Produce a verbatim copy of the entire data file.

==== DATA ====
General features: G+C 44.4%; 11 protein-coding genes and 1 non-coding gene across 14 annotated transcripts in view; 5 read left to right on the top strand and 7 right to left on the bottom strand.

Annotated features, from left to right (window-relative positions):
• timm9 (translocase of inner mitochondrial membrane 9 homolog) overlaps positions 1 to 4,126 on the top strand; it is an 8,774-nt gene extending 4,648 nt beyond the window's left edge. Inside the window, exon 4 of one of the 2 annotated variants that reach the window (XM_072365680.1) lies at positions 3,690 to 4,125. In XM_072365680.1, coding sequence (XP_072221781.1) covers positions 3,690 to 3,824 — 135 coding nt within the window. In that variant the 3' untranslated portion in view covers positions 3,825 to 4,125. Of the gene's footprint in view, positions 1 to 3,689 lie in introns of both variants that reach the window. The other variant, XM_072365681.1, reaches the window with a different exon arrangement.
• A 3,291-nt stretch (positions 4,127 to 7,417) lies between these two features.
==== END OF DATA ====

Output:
General features: G+C 44.4%; 11 protein-coding genes and 1 non-coding gene across 14 annotated transcripts in view; 5 read left to right on the top strand and 7 right to left on the bottom strand.

Annotated features, from left to right (window-relative positions):
• timm9 (translocase of inner mitochondrial membrane 9 homolog) overlaps positions 1 to 4,126 on the top strand; it is an 8,774-nt gene extending 4,648 nt beyond the window's left edge. Inside the window, exon 4 of one of the 2 annotated variants that reach the window (XM_072365680.1) lies at positions 3,690 to 4,125. In XM_072365680.1, coding sequence (XP_072221781.1) covers positions 3,690 to 3,824 — 135 coding nt within the window. In that variant the 3' untranslated portion in view covers positions 3,825 to 4,125. Of the gene's footprint in view, positions 1 to 3,689 lie in introns of both variants that reach the window. The other variant, XM_072365681.1, reaches the window with a different exon arrangement.
• A 3,291-nt stretch (positions 4,127 to 7,417) lies between these two features.